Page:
Under the existing law, of course, unions can be registered, and they are registered under the Trade Union Act of 1871; and to abbreviate the general position which arises Section 8 of that Act requires in a broad sense that property of a union registered under that Act must be vested in trustees for the use and benefit of such trade union and members thereof. That was considered in the famous Taff Vale case. Then the next paragraph goes on to deal with the case of unions which are not registered under the 1871 Act. It is quite short and I will read it. It says: The position of the unregistered union as regards the ownership of property is still to be decided. The provisions of the 1871 Act are being repealed, so that the effect of that Act in relation to trustees and unions registered under the 1871 Act will be brought to an end. So the matter is, as it were, at large and they, I suppose, would be in the same sort of position under the existing law, once that Act has gone, as an ordinary union not registered under that Act with regard to which there exists the uncertainty that the Donovan Commission points out. Nobody knows what is their property; it is difficult to define what is the property of such a Union.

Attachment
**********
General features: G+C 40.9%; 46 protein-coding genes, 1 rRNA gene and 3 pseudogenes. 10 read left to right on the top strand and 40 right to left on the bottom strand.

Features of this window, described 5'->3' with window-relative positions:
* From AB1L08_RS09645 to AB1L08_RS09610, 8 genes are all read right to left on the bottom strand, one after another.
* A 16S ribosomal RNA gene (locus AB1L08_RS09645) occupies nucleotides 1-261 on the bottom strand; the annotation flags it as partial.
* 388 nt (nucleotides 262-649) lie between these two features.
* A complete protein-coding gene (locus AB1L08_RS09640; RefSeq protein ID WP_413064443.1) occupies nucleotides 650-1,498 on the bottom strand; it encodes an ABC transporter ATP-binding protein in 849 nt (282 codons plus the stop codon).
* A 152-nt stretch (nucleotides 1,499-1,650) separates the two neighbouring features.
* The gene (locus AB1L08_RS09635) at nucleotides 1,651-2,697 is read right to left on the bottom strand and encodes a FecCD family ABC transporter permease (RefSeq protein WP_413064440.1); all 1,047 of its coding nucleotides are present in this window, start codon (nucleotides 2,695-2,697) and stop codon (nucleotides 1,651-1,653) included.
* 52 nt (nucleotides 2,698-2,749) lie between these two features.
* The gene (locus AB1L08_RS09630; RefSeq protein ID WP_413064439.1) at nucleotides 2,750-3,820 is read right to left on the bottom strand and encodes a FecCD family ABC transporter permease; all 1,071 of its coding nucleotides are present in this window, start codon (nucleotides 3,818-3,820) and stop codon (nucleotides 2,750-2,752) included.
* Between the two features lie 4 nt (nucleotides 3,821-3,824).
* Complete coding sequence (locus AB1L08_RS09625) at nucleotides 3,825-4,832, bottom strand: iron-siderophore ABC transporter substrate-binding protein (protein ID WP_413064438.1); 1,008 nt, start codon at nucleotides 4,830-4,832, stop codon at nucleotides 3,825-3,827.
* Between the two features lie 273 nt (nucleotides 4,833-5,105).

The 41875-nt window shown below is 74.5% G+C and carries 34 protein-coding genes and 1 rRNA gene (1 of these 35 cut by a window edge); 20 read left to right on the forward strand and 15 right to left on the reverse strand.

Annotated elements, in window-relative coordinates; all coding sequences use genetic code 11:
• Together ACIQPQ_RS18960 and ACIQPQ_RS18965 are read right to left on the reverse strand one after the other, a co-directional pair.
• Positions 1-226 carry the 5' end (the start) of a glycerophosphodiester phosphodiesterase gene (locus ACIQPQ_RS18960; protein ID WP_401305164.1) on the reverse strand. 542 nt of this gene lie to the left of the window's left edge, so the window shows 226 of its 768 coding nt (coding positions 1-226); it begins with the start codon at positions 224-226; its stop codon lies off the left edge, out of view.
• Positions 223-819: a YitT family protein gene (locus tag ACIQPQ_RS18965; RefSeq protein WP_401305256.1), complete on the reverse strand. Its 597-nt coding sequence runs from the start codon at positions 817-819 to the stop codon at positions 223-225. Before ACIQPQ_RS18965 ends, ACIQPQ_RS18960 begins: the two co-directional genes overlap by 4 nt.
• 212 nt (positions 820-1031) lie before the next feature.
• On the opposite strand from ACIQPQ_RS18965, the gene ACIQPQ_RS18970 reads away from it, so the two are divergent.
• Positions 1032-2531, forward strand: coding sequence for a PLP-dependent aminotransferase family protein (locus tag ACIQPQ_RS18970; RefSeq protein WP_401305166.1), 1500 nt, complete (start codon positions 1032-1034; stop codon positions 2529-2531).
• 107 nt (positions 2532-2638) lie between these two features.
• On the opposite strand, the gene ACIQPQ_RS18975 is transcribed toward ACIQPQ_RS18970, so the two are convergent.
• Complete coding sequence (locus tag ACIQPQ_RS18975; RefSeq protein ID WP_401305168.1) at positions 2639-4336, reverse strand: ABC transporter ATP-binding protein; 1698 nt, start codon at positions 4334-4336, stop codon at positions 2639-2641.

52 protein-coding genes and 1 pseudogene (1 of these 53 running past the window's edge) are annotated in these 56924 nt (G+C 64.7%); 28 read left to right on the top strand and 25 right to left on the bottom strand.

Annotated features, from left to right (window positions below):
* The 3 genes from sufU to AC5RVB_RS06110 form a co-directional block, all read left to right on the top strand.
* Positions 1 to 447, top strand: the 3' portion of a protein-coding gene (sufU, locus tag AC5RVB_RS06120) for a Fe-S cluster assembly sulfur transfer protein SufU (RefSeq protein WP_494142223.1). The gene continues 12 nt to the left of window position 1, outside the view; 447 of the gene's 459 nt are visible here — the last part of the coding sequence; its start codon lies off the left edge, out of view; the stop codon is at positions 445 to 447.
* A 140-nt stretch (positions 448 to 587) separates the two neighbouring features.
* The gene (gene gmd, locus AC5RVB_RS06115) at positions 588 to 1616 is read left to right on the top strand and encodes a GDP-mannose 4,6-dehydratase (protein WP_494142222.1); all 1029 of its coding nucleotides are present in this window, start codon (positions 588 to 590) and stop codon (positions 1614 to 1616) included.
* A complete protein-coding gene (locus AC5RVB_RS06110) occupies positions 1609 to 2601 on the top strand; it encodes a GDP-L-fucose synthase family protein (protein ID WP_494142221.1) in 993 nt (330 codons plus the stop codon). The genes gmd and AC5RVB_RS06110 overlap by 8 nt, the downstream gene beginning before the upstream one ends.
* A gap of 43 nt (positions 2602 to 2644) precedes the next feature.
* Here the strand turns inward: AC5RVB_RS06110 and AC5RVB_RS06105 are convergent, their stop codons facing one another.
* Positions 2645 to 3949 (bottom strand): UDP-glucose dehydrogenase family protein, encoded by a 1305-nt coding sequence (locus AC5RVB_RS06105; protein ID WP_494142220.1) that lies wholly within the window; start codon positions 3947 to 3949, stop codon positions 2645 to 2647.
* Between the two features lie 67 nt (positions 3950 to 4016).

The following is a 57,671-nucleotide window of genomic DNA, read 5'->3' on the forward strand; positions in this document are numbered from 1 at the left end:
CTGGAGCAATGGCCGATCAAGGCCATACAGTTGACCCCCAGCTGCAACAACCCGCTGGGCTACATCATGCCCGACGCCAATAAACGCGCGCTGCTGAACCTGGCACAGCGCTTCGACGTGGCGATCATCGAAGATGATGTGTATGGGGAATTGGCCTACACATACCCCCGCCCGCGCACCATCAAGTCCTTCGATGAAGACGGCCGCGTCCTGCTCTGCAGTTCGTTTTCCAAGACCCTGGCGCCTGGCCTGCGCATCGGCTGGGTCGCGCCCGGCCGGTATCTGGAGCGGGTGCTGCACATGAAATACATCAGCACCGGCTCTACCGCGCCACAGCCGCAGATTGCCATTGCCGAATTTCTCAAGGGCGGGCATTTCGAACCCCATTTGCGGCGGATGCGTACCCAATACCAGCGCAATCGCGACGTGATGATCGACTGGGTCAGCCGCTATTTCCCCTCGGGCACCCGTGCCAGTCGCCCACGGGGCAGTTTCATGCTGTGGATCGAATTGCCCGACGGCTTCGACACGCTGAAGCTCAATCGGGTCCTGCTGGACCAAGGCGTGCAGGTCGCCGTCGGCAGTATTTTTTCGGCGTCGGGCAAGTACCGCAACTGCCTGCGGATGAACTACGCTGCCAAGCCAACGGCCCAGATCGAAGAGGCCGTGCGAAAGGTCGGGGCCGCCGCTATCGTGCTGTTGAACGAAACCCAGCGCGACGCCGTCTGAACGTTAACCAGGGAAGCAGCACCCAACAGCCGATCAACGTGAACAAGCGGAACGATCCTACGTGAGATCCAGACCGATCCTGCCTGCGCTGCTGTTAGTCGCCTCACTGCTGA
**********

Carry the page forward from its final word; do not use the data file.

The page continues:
In those circumstances, I hope the Government will agree that it would be desirable, now that comprehensive legislation is being introduced, to take steps to make clear to those concerned what one means when one talks about "property belonging to a union not registered under this Bill". All unions hitherto registered and all unions hitherto unregistered may qualify. Some will register and some will not register. As regards those who do register the position is made perfectly clear by Clause 71. But I submit that Clause 149 leaves uncertain still (as it always has been) the position of unregistered unions, which now will include unions which might have been registered under the 1871 Act but which will have been repealed.